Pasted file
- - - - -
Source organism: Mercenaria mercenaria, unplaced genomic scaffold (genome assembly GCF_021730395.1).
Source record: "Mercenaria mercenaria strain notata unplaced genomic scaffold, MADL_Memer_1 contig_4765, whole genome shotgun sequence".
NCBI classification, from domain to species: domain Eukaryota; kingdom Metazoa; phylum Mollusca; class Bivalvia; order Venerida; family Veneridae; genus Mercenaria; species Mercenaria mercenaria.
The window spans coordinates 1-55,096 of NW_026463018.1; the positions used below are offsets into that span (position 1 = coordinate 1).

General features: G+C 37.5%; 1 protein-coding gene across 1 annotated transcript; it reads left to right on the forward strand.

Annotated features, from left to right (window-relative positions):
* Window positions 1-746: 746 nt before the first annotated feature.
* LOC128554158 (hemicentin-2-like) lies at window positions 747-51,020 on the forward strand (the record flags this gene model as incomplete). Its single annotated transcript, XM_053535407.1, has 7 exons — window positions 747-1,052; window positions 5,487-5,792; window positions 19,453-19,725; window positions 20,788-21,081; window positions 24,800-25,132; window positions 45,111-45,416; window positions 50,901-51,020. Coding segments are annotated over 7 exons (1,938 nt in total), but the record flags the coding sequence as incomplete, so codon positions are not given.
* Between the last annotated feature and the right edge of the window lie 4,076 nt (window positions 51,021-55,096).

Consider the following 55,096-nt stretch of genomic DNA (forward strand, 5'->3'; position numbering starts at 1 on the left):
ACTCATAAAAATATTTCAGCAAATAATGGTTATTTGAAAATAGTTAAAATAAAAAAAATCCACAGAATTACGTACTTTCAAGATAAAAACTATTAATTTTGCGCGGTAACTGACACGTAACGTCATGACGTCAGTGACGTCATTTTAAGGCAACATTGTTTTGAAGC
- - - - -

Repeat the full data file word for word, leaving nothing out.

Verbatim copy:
Source organism: Mercenaria mercenaria, unplaced genomic scaffold (genome assembly GCF_021730395.1).
Source record: "Mercenaria mercenaria strain notata unplaced genomic scaffold, MADL_Memer_1 contig_4765, whole genome shotgun sequence".
NCBI classification, from domain to species: domain Eukaryota; kingdom Metazoa; phylum Mollusca; class Bivalvia; order Venerida; family Veneridae; genus Mercenaria; species Mercenaria mercenaria.
The window spans coordinates 1-55,096 of NW_026463018.1; the positions used below are offsets into that span (position 1 = coordinate 1).

General features: G+C 37.5%; 1 protein-coding gene across 1 annotated transcript; it reads left to right on the forward strand.

Annotated features, from left to right (window-relative positions):
* Window positions 1-746: 746 nt before the first annotated feature.
* LOC128554158 (hemicentin-2-like) lies at window positions 747-51,020 on the forward strand (the record flags this gene model as incomplete). Its single annotated transcript, XM_053535407.1, has 7 exons — window positions 747-1,052; window positions 5,487-5,792; window positions 19,453-19,725; window positions 20,788-21,081; window positions 24,800-25,132; window positions 45,111-45,416; window positions 50,901-51,020. Coding segments are annotated over 7 exons (1,938 nt in total), but the record flags the coding sequence as incomplete, so codon positions are not given.
* Between the last annotated feature and the right edge of the window lie 4,076 nt (window positions 51,021-55,096).

Consider the following 55,096-nt stretch of genomic DNA (forward strand, 5'->3'; position numbering starts at 1 on the left):
ACTCATAAAAATATTTCAGCAAATAATGGTTATTTGAAAATAGTTAAAATAAAAAAAATCCACAGAATTACGTACTTTCAAGATAAAAACTATTAATTTTGCGCGGTAACTGACACGTAACGTCATGACGTCAGTGACGTCATTTTAAGGCAACATTGTTTTGAAGC